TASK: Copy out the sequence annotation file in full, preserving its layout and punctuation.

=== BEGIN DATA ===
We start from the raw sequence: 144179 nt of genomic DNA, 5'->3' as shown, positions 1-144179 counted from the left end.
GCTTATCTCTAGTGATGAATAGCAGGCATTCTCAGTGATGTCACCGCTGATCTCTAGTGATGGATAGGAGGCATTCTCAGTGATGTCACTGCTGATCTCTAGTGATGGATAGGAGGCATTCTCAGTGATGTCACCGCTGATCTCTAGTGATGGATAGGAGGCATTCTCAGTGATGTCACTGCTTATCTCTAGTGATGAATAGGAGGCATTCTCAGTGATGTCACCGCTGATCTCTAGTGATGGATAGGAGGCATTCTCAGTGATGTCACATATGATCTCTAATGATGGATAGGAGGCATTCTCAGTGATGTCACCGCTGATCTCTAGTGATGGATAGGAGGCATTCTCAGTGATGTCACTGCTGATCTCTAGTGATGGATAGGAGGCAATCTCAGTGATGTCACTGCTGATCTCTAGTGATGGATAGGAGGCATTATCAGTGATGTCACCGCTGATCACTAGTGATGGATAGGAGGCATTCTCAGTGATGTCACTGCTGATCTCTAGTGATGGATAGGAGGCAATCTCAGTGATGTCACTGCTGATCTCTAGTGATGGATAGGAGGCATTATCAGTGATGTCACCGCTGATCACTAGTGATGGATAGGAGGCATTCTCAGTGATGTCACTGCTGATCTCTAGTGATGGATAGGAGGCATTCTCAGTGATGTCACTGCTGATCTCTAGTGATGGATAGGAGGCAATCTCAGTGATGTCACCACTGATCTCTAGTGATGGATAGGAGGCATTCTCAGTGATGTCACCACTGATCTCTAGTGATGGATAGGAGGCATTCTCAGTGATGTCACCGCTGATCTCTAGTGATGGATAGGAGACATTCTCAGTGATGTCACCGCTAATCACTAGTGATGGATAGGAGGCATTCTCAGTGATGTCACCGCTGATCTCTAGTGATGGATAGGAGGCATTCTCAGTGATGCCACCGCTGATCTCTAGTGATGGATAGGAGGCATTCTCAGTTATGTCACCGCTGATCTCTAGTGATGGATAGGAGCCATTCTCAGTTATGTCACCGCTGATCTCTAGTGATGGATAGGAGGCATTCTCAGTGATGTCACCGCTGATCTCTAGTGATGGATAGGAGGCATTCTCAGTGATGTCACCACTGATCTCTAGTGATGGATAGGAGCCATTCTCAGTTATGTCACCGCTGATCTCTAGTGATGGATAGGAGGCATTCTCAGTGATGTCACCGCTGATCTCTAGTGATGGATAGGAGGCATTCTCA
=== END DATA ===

We start from the raw sequence: 144179 nt of genomic DNA, 5'->3' as shown, positions 1-144179 counted from the left end.
GCTTATCTCTAGTGATGAATAGCAGGCATTCTCAGTGATGTCACCGCTGATCTCTAGTGATGGATAGGAGGCATTCTCAGTGATGTCACTGCTGATCTCTAGTGATGGATAGGAGGCATTCTCAGTGATGTCACCGCTGATCTCTAGTGATGGATAGGAGGCATTCTCAGTGATGTCACTGCTTATCTCTAGTGATGAATAGGAGGCATTCTCAGTGATGTCACCGCTGATCTCTAGTGATGGATAGGAGGCATTCTCAGTGATGTCACATATGATCTCTAATGATGGATAGGAGGCATTCTCAGTGATGTCACCGCTGATCTCTAGTGATGGATAGGAGGCATTCTCAGTGATGTCACTGCTGATCTCTAGTGATGGATAGGAGGCAATCTCAGTGATGTCACTGCTGATCTCTAGTGATGGATAGGAGGCATTATCAGTGATGTCACCGCTGATCACTAGTGATGGATAGGAGGCATTCTCAGTGATGTCACTGCTGATCTCTAGTGATGGATAGGAGGCAATCTCAGTGATGTCACTGCTGATCTCTAGTGATGGATAGGAGGCATTATCAGTGATGTCACCGCTGATCACTAGTGATGGATAGGAGGCATTCTCAGTGATGTCACTGCTGATCTCTAGTGATGGATAGGAGGCATTCTCAGTGATGTCACTGCTGATCTCTAGTGATGGATAGGAGGCAATCTCAGTGATGTCACCACTGATCTCTAGTGATGGATAGGAGGCATTCTCAGTGATGTCACCACTGATCTCTAGTGATGGATAGGAGGCATTCTCAGTGATGTCACCGCTGATCTCTAGTGATGGATAGGAGACATTCTCAGTGATGTCACCGCTAATCACTAGTGATGGATAGGAGGCATTCTCAGTGATGTCACCGCTGATCTCTAGTGATGGATAGGAGGCATTCTCAGTGATGCCACCGCTGATCTCTAGTGATGGATAGGAGGCATTCTCAGTTATGTCACCGCTGATCTCTAGTGATGGATAGGAGCCATTCTCAGTTATGTCACCGCTGATCTCTAGTGATGGATAGGAGGCATTCTCAGTGATGTCACCGCTGATCTCTAGTGATGGATAGGAGGCATTCTCAGTGATGTCACCACTGATCTCTAGTGATGGATAGGAGCCATTCTCAGTTATGTCACCGCTGATCTCTAGTGATGGATAGGAGGCATTCTCAGTGATGTCACCGCTGATCTCTAGTGATGGATAGGAGGCATTCTCA